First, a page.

turn off let floating

Bernard James POPE bjpop at cs.mu.OZ.AU
Thu Apr 15 14:52:38 EDT 2004

On Tue, Apr 13, 2004 at 02:03:21PM +0100, Simon Marlow wrote:
> > On Fri, Apr 09, 2004 at 03:27:01PM +0200, David Sabel wrote:
> > 
> > > you can turn off let-floating by compiling without optimizations,
> > > i.e. without using a -O flag or using -O0 explicitly. 
> > > The disadvantage is that most of all other optimizations 
> > > are turned off too.
> > 
> > That is exactly what I'm doing at the moment. The module that has the
> > nasty impure bits in it is not compiled with optimisations. 
> > I will improve this when GHC regains the non-let floating flag.
> If you need -ffull-laziness to force a certain behaviour when using
> unsafePerformIO, I say that what you're doing is at the very least
> unsupported ;-)  However, there are occasoinally good uses for this:
> HOOD is one; I imagine your case is similar?

Hi Simon,

What I am trying to do is implement a global (mutable) integer counter.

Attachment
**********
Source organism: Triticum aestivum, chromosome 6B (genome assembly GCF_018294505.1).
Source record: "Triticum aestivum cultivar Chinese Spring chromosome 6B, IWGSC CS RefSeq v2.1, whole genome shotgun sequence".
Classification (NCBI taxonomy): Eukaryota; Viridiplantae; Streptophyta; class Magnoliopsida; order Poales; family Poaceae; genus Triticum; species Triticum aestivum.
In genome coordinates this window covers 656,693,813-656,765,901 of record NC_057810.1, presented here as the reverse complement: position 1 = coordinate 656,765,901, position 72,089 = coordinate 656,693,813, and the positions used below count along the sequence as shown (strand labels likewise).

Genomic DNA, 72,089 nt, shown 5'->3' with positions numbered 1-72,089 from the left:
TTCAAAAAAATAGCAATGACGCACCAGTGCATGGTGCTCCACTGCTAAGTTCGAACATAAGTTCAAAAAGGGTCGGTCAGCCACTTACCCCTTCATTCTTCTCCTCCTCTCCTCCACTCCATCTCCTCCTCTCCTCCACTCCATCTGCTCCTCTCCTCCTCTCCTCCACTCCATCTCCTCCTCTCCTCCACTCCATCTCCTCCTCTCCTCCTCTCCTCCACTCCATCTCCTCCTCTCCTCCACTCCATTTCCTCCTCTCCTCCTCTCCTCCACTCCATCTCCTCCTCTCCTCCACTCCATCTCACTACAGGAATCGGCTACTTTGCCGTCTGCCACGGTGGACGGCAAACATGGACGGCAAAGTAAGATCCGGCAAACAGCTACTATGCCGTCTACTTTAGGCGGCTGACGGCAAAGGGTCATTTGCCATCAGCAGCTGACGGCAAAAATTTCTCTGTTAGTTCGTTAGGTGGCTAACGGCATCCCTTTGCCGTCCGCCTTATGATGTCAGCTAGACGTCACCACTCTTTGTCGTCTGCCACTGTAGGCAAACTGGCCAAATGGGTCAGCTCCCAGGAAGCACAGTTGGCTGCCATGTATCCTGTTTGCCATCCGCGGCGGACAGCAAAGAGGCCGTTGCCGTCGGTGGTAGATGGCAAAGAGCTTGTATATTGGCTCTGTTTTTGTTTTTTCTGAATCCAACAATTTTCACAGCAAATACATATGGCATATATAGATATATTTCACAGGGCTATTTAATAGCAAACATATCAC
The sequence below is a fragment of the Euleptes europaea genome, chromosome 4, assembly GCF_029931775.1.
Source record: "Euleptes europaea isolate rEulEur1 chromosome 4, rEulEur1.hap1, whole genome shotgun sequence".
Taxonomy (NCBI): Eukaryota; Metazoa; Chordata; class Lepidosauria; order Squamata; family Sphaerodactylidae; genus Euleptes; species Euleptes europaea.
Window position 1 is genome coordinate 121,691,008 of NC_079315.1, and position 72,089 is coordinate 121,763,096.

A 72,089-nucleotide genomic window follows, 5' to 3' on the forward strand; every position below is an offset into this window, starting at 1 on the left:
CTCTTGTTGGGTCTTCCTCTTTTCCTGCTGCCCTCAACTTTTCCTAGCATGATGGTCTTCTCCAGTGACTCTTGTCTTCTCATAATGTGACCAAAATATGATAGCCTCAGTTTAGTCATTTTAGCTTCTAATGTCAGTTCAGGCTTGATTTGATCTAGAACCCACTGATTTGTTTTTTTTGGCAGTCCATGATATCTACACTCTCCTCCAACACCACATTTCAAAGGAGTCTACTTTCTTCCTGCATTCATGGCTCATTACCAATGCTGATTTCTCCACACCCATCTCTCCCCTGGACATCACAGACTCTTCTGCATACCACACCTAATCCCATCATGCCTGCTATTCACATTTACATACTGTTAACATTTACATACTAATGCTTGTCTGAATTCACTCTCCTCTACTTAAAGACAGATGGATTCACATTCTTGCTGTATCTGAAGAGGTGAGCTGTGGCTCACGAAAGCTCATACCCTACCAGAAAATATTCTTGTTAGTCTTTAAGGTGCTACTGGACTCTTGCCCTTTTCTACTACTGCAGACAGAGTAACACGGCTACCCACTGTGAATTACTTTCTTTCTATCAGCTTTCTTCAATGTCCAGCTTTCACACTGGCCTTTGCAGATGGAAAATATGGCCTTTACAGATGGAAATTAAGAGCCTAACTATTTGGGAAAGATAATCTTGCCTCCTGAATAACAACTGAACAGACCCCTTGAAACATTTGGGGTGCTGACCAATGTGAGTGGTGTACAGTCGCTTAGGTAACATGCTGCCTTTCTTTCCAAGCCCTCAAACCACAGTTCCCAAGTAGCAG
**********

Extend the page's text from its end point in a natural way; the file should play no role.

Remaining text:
I'm using a combination of IORefs and unsafePerformIO.

The reason I want to do this is that I'm experimenting with a new 
design of buddha. Each function call in a program being debugged gets a 
new number by reading and incrementing the global counter. 

Thus the counter is read and incremented from within pure code 
(no IO monad).

Of course this is not what you are supposed to do in a pure language :)
Nonetheless, a global mutable counter is exactly what I want for this
job - I don't want to thread anything through the code.

So I have code like:

   {-# NOINLINE count #-}
   count :: IORef Int
   count = unsafePerformIO $ newIORef 0

   {-# NOINLINE getCount #-}
   getCount :: (Int -> a) -> a
   getCount f
      = let nextCount
             = (unsafePerformIO $
                  do oldCount <- readIORef count
                     let newCount = oldCount + 1
                     writeIORef count newCount
                     return oldCount)
        in seq nextCount (f nextCount)

It seems to work okay.

However, if you have any suggestions about how to make a FAST global counter
I would be very glad to hear it. From profiling it seems like this code
is a little expensive (also it is called quite frequently).


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